The World Economic Forum has just released its Global Risks 2016 report of likely risks and their potential impact on the world. The report is divided into two sections: those risks that might occur in the next year to 18 months and others that may occur in the next ten years.
The report concluded that the most serious risk within the next ten years regards water: while this can include flooding, what is expected to have more impact is that hundreds of millions of people will have limited or no access to safe drinking water.
The Global Risks reports began in 2006 and water concerns have been listed on the report before, but never have they attained a top position for impact as they have in the 2016 report. Other risks were also noted such as failure to address climate change; mass migration; the spread of infectious disease; sanitation issues; and regional conflicts. Interestingly, water crises are often related and interconnected with all of these concerns.
Lack of water or safe drinking water can, for example, result in disease, sanitation issues, and migration from one area or country to another, as well as regional conflicts. In fact, this has been happening in many parts of the world for some time. But instead of being a small crisis here and there, the 2016 Report indicates that this may become a much bigger problem throughout the world.
Some of the challenges the world is facing when it comes to water include the following:
- Currently it is believed that about one billion people live in areas where water is “stressed,” usually meaning in short supply, unsafe, or not reliably available.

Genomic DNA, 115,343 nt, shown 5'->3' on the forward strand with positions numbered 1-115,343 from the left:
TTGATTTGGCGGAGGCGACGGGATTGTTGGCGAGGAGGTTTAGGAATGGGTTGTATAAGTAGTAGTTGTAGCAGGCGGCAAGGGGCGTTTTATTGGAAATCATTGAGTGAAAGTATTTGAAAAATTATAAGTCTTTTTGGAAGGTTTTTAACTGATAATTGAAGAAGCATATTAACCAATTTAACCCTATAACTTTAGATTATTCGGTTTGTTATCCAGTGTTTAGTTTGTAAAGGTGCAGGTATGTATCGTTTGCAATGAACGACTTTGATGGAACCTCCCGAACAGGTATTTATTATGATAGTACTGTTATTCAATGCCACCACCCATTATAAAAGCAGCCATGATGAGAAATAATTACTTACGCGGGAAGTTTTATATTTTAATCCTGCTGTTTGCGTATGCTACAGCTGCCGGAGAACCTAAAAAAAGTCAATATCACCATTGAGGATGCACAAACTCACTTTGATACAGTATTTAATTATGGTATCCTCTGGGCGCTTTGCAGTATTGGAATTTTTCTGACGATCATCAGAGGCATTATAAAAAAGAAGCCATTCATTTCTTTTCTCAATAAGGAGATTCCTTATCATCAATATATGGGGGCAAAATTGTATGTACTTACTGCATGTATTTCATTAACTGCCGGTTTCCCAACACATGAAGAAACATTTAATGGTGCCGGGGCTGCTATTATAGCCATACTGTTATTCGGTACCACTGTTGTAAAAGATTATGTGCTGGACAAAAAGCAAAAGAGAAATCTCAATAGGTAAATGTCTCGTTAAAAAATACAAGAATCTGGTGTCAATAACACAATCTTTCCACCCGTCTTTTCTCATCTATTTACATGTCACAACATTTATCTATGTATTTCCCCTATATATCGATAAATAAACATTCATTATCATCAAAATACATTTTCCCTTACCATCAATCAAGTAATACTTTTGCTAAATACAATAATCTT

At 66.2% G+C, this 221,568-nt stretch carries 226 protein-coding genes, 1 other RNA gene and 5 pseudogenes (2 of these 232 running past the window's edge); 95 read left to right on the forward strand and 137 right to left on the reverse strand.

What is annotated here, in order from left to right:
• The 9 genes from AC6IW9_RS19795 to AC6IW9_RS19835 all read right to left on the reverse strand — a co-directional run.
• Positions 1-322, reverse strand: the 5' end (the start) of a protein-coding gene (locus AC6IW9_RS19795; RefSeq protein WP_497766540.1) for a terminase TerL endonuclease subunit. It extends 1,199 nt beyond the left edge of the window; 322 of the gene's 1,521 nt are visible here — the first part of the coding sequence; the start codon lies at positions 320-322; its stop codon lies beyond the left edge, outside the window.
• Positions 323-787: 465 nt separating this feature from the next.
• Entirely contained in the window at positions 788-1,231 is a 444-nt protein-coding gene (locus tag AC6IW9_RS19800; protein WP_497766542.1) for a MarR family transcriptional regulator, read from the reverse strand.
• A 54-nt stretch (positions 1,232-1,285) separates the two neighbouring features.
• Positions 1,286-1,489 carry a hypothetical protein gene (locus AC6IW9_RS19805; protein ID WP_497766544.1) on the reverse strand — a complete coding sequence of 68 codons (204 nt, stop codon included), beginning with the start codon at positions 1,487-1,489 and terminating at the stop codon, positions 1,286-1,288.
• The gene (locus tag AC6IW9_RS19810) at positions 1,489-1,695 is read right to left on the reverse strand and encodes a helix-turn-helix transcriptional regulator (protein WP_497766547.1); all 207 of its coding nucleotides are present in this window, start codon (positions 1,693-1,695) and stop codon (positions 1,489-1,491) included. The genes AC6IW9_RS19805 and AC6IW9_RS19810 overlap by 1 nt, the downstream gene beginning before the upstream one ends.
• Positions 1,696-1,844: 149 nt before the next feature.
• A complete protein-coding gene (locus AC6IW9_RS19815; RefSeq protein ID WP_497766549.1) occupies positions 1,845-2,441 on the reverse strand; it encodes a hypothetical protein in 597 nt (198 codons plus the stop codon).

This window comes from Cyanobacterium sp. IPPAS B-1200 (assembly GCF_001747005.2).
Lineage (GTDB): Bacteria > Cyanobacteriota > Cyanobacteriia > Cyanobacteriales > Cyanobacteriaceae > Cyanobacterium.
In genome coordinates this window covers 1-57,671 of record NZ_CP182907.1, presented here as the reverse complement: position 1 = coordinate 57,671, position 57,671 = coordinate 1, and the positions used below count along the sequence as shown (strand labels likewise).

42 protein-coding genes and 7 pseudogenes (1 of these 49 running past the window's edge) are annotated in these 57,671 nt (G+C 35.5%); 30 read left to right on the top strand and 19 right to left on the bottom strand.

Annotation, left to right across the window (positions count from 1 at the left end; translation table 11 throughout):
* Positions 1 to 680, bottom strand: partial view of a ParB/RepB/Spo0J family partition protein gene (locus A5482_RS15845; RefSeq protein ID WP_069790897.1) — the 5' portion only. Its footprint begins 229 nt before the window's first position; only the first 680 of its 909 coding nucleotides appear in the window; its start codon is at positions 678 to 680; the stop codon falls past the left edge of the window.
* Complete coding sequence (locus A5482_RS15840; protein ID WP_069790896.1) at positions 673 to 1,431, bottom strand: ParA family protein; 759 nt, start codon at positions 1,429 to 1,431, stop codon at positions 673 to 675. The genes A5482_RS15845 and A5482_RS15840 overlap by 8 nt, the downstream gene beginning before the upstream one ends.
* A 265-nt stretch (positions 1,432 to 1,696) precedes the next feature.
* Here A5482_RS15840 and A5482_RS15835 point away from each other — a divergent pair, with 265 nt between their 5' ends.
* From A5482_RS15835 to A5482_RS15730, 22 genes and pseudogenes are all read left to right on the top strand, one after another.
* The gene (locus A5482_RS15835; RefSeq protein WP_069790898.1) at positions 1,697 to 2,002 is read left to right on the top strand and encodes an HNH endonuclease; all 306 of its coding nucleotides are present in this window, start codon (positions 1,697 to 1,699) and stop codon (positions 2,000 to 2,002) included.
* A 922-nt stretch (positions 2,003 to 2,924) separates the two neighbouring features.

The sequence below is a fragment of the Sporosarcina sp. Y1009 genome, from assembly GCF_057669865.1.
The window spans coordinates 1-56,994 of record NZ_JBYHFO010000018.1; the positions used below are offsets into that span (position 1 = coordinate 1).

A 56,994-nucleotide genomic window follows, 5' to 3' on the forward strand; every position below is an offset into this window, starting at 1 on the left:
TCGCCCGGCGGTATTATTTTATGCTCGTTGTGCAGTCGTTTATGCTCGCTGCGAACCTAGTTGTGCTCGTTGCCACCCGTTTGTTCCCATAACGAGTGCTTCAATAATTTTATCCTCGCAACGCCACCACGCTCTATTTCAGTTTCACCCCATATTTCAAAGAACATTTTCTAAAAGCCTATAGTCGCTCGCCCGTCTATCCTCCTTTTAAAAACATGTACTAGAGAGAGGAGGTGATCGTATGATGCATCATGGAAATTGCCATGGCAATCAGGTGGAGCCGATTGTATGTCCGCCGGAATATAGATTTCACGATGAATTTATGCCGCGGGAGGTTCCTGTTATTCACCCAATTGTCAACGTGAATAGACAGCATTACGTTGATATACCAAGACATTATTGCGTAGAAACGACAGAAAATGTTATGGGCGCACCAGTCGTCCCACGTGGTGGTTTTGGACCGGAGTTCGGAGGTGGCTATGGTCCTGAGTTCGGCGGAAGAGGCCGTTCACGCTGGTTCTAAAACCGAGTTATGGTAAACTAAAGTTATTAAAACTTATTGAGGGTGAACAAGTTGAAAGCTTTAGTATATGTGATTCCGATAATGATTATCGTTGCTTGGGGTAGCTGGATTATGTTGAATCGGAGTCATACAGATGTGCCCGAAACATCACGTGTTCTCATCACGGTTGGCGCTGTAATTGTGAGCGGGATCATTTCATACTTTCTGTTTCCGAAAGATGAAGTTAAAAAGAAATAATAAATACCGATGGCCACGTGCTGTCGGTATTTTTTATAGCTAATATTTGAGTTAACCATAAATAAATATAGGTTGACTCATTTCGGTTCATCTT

- About 95 percent of the earth’s underground aquifers are being used far more quickly than they can be replenished with rainwater.
- The most productive farm regions in the world are already using about 70 percent of the world’s safe water supplies; by 2050, the World Bank predicts that global food production will need to increase by 50 percent, meaning even more of the world’s water will be needed for farming.
- Some of the largest cities in the world – Jakarta, Mexico City, and even Houston, Texas — are pumping so much water from underground supplies that parts of these cities are actually sinking.
Further, this is also happening at a time when fracking, here in the U.S. and in other parts of the world, has increased tremendously. While it has reduced and potentially will eliminate our need for imported oil, one of the negatives of fracking is the amount of water the process requires: it is estimated that fracking used 250 billion gallons of water between 2005 and 2014. As more countries around the globe look to fracking to relieve their own needs for imported oil, look for this amount to grow in the future…if the water is available.